Network Security Fundamentals: Egress Filtering

As we wrap up our initial wave of Network Security Fundamentals, we’ve already discussed Default Deny, Monitoring everything, Correlation, and Looking for Not Normal. Now it’s time to see if we can actually get in the way of some of these nasty attacks. So what are we trying to block? Basically a lot of the issues we find through looking for not normal. The general idea involves implementing a positive security model not just to inbound traffic (default deny), but to outbound traffic as well. This is called egress filtering, and in practice is basically turning your perimeter device inside out and applying policies to outbound traffic. This defensive tactic ensures that non-standard ports and protocols don’t make their way out of your network. Filtering can also block reconnaissance tactics, network enumeration techniques, outbound spam bots, and those pesky employees running Internet businesses from within your corporate network. Amazingly enough this still happens, and too many organizations are none the wiser. Defining Egress Filtering Policies Your best bet is to start with recent incidents and their root causes. Define the outbound ports and protocols which allowed the data to be exfiltrated from your network. Yes, this is obvious, but it’s a start and you don’t want to block everything. Not unless you enjoy being ritually flayed by your users. Next leverage the initial steps in the Fundamentals series and analyze correlated data to determine what is normal. Armed with this information, next turn to the recent high-profile attacks getting a lot of airtime. Think Aurora and learn how that attack exfiltrates data (custom encrypted protocol on ports 443). For such higher-probability attacks, define another set of egress filtering rules to make sure you block (or at least are notified) when you have outbound traffic on the ports used during the attacks. You can also use tighter location-based filtering policies, like not allowing traffic to countries where you don’t do business. This won’t work for mega-corporations doing business in every country in the world, but for the other 99.99% of you, it’s an option. Or you could enforcing RFC standards on Port 80 and 443 to make sure no custom protocol is hiding anything in a standard HTTP stream. Again, there are lots of different ways to set up your egress filtering rules. Most can help, depending on the nature of your network traffic, none are a panacea. Whichever you decide to implement, make sure you are testing the rules in non-blocking mode first to make sure nothing breaks. Blocking or Alerting As you can imagine, it’s a dicey proposition to start blocking traffic that may break legitimate applications. So take care when defining these rules, or take the easy way out and just send alerts when one of your egress policies is violated. Of course, the alerting approach can (and probably will) result in plenty of false positives, but as you tune the policies, you’ll be able to minimize that. Which brings up the hard truth of playing around with these policies. There are no short cuts. Vendors who talk about self-defending anything, or learning systems, or anything else that doesn’t involve the brutal work of defining policies and tuning them over time until they work in your environment, basically doesn’t spend enough time in the real world. ‘nuff said. To finish our discussion of blocking, again think about these rules in terms of your IPS. You block the stuff you know is bad, and you alert on the stuff you aren’t sure about. Let’s hope you aren’t so buried under alerts that something important gets by, but that’s life in the big city. No Magic Bullets Yes, we believe egress filtering is a key control in your security arsenal, but as with everything else, it’s not a panacea. There are lots of attacks which will skate by undetected, including those that send traffic over standard ports. So once again, it’s important to look at other controls to provide additional layers of defense. These may include outbound content filtering, application-aware perimeter devices, deep packet inspection, and others. More Network Security Fundamentals I’m going to switch gears a bit and start documenting Endpoint Security Fundamentals next week, but be back to networks soon enough, getting into wireless security, network pen testing, perimeter change control, and outsourced perimeter monitoring. Stay tuned. Share:

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Friday Summary: March 19, 2010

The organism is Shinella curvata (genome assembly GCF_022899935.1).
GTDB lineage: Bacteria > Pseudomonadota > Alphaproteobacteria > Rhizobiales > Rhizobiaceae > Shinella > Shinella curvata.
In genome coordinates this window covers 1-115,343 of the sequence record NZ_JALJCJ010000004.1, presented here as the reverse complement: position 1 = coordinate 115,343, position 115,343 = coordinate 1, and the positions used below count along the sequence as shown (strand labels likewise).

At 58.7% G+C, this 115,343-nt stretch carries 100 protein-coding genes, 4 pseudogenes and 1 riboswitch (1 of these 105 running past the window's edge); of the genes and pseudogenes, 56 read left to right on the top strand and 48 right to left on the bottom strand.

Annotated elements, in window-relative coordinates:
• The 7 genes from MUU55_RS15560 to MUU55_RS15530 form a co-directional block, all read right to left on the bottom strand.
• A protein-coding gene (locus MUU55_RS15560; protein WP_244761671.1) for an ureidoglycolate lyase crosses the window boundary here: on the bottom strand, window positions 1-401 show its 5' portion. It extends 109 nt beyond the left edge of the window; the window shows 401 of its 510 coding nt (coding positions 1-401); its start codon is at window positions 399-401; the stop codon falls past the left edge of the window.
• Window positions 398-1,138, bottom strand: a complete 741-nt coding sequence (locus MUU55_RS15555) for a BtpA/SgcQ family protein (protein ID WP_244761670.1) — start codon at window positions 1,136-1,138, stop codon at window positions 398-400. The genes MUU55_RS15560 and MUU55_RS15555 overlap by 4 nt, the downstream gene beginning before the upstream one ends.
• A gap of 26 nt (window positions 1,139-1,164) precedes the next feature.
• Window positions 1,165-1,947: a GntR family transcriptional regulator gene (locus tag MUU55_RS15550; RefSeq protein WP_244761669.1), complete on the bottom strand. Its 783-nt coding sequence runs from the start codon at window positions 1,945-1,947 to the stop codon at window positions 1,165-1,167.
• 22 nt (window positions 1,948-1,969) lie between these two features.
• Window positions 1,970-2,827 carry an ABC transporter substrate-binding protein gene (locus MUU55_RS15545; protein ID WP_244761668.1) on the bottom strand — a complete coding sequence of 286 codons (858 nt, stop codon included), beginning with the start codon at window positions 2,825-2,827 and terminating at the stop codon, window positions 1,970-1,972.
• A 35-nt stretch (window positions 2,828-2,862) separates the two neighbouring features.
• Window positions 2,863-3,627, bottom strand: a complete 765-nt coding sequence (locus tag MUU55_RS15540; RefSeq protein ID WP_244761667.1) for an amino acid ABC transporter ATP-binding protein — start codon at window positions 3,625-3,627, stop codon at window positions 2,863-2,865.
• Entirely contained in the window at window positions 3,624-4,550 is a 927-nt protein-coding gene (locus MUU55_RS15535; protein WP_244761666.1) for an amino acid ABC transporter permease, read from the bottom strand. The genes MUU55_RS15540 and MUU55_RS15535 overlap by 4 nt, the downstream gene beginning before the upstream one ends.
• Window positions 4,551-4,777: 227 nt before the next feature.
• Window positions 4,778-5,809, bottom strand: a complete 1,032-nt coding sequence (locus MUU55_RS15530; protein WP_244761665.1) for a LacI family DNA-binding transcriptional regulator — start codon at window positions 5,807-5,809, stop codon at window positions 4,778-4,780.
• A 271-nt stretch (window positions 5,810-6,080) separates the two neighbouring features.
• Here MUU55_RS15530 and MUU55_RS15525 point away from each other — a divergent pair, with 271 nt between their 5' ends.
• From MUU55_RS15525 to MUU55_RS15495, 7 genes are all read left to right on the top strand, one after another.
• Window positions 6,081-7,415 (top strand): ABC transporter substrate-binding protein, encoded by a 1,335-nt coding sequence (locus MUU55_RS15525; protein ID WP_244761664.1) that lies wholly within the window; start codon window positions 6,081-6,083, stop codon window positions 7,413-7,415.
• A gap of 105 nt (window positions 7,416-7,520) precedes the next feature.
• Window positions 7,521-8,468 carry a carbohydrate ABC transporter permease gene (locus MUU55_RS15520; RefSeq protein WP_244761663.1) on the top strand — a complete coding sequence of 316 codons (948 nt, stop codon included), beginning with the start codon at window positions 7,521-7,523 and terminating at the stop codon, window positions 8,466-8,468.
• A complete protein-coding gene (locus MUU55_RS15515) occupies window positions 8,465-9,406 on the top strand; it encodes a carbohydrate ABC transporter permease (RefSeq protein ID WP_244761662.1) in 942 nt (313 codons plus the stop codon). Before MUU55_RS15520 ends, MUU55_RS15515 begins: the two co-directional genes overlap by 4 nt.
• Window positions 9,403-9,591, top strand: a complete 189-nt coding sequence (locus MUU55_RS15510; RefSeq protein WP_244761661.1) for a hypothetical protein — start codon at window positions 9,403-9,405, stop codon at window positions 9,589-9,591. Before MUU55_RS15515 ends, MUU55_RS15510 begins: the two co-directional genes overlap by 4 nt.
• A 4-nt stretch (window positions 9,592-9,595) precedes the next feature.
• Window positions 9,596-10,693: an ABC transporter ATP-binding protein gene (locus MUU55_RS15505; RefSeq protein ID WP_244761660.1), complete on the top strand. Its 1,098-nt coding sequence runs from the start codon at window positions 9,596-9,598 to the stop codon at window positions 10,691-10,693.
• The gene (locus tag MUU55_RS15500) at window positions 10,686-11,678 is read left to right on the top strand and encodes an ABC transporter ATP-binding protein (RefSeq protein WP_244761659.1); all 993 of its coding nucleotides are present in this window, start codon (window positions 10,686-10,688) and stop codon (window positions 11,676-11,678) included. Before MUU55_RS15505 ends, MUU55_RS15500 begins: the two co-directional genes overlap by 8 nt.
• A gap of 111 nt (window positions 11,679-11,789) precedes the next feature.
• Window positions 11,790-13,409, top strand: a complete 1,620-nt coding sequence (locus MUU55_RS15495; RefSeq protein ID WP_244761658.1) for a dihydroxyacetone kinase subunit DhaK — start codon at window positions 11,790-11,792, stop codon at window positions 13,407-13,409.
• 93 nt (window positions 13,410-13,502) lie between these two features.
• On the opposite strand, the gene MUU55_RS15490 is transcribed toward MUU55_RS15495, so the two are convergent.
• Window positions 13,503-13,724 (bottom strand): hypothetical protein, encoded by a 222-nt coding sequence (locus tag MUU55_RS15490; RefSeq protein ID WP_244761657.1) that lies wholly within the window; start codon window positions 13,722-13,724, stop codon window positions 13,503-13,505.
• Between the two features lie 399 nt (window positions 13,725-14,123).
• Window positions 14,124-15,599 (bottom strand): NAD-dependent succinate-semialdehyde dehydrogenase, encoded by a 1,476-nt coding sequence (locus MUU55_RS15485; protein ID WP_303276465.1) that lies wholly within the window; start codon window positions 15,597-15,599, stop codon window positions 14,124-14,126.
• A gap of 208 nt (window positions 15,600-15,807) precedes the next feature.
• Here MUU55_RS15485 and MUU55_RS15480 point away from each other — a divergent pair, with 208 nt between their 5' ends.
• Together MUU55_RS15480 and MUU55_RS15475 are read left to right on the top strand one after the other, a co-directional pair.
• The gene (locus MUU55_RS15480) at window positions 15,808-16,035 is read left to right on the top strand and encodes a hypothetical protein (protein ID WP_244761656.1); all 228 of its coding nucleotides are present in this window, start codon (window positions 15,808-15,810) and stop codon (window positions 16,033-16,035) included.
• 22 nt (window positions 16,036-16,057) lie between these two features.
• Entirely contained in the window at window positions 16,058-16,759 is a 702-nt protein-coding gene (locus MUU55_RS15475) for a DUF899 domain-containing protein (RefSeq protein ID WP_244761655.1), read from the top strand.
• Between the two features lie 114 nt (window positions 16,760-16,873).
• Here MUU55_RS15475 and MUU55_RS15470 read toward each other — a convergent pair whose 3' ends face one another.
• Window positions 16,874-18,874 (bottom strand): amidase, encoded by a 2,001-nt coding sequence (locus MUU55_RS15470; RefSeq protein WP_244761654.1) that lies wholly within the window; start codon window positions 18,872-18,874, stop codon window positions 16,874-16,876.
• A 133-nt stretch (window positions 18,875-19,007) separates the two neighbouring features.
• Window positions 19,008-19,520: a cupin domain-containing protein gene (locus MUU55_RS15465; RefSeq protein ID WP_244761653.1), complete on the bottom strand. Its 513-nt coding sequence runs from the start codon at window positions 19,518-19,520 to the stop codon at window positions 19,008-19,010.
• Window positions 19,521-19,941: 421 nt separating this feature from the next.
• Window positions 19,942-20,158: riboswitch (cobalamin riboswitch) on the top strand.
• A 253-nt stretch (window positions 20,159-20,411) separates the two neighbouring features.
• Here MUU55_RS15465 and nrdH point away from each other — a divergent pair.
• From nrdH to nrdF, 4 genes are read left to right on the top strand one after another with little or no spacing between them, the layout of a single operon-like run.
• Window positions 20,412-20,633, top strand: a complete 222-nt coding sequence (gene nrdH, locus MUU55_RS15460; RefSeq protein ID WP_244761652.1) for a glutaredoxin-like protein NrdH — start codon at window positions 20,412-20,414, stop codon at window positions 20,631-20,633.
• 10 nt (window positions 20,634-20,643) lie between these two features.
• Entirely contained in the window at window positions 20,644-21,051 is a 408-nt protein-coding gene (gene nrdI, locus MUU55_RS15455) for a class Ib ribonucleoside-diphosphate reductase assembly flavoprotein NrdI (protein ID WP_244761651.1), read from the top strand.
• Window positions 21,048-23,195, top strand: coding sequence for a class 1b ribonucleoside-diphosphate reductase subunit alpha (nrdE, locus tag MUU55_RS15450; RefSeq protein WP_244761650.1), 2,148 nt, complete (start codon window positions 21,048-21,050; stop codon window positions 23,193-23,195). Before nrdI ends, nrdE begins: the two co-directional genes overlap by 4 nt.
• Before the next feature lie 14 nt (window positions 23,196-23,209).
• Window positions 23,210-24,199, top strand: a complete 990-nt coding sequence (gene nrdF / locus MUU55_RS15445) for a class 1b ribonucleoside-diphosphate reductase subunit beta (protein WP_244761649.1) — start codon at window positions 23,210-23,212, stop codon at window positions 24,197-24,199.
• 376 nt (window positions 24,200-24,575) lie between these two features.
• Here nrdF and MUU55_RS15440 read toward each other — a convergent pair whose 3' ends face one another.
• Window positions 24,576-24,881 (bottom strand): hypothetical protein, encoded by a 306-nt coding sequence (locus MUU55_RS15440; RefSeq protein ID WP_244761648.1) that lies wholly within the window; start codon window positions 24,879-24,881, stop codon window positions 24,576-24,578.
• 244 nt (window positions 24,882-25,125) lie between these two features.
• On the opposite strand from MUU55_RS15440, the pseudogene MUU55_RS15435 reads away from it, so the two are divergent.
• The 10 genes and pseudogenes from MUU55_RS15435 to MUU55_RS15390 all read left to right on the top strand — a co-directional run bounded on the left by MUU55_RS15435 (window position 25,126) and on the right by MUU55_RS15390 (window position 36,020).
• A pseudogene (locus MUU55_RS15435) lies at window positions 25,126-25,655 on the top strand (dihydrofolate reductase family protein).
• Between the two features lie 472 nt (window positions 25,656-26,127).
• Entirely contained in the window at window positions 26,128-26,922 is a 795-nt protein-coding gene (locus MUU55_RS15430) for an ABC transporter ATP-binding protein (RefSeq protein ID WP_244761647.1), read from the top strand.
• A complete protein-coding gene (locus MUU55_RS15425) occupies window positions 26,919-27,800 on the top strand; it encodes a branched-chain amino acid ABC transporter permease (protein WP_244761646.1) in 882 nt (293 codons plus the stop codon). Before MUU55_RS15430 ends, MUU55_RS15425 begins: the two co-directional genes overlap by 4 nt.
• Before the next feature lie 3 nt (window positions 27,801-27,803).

Your Facebook account gets compromised. Your browser flags your favorite sports site as a malware distributor. Your Twitter account is hacked through a phishing scam. You get AV pop-ups on your machine, but cannot tell which are real and which are scareware. Your identify gets stolen. You try to repair the damage and make sure it doesn’t happen again, only to get ripped off by the credit agency (you know who I am talking about). Exasperated, you just want to go home, relax, and catch up on March Madness. But it turns out the bracket email from your friend was probably another phishing attempt, and your alma mater suspends a star player while it investigates derogatory public comments – which it eventually discovers were forged. Man, it sucks to be Generation Y. There has been an incredible cacophony over the last couple weeks across the mainstream media about social networks being manipulated for fun, personal satisfaction, and profit. Even the people my my semi-rural area are discussing how it has affected them and their children, so I know it is getting national attention. What I can’t figure out is how their behavior will change – if at all. RSnake discussed a Microsoft paper recently, expanding on its discussion of why training users on the dangers of unsafe browsing often does not make economic sense. Even if it was viable, people don’t want to learn all that stuff, as it makes web browsing more work than fun. So what gives? I believe that our increasing use of and dependency on the Internet, and the corresponding increases in fraud and misuse, require change. But will people feel differently, and will this drive them to actually behave differently? Will the changes be technological, legal, or social? We could see tighter or looser privacy rules on websites, or legal precedents or new laws – we have already seen dramatic shifts in what younger people consider private and are willing to publicize online. The paper asserts that “The wisdom of the crowd discerns that ignoring some threats brings little actual harm …” which I totally agree with, and describes Twitter phishing and Facebook hacks. Bank accounts being drained and cars being shut down are a whole different level of problem, though. I really don’t have an answer – or even an inkling – of what happens next. I do think the problem has gotten sufficiently mainstream that we will to see mainstream impacts and reactions, though. Interesting times! On to the Summary: Webcasts, Podcasts, Outside Writing, and Conferences Adrian on Database Dangers in the Cloud on Dark Reading. Video interview with Rich on endpoint security, agents, and best of breed technologies. Project Quant in Database Security Metrics Project Needs Community Input Favorite Securosis Posts Rich: FireStarter: IP Breach Disclosure, No-Way, No-How. I’m surprised this generated so little debate for a FireStarter. When I explain this verbally to people, it never fails to generate a vigorous response. David Mortman: FireStarter: IP Breach Disclosure, No-Way, No-How. Mike Rothman: Mogull’s Law. If Rich has the stones to name a law after himself, then I’m in. Not sure how proportional the causation is, but clearly users do whatever hurts the least. Adrian Lane: Network Security Fundamentals: Egress Filtering. Other Securosis Posts LHF: Quick Wins with DLP – the Conclusion Incite 3/17/2010: Seeing the Enemy Database Activity Analysis Survey LHF: Quick Wins in DLP, Part 2 Favorite Outside Posts Rich: Conversations With a Blackhat. The best takeaway from RSnake’s summary of talking with some bad guys is that at least some of what we are doing on the security side is actually working. So much for the “security is failing” meme… David Mortman: Three Steps to a Rational Security Budget. Mike Rothman: Why I’m Skeptical of “Due Diligence” Based Security. I have no idea what Alex is talking about, but he has a picture of Anakin, Obi-Wan and Yoda with the glowing ghosts of John Lennon and George Harrison. So it’s my favorite of the week. Adrian Lane: Walkthrough: Click at Your Own Risk. Analysis of privacy and the manipulation of public impressions through social media. An excellent piece of analysis from … a football statistics site. Long but very informative, and a perspective I don’t think a lot of people appreciate. Project Quant Posts Project Quant: Database Security – Configuration Management Top News and Posts What I thought was the biggest news of the week: HD Moore’s post on The Latest Adobe Exploit and Session Upgrading. – AL Penetrating Intranets through Adobe Flex Applications. A study highlights efforts to take down ISPs that allow malicious activity. This is a boon to reputation-based filtering. To be honest, I used to be skeptical of the idea but I’m slowly becoming a convert. –RM Zeus Trojan Now Has Hardware Licensing Scheme. Microsoft, security vendor clash over Virtual PC bug. Hacker Disables Over 100 Cars Remotely. Former employee using someone else’s login. Now where have we heard that before? Emerging Identity Theft Market. The $10 million number seems high to me, but the trends are not surprising. Facebook Password Scam. We have been talking about the Internet subsuming television for years. Google’s Set-top Box is an attempt to watch closely, because television is all about advertising, which is Google’s strong suit (although they have not been a TV player to date), and this would enable a new kind of advertising. Should be interesting! Blog Comment of the Week Remember, for every comment selected, Securosis makes a $25 donation to Hackers for Charity. This week’s best comment goes to Andy Jaquith, in response to RSA Tomfoolery: APT is the Fastest Way to Identify Fools and Liars. When a comments makes me laugh out loud, it usually gets my vote! I’ve been using the phrase “Advanced Persistent Chinese” lately. It sounds good, it’s more accurate, and it’s funny. What’s not to like? I completely agree that the displays of vendor idiocy around APT are far too widespread. You can’t have a carnival without the barker, apparently. Good seeing you, by the way, Any – albeit far too briefly. Share: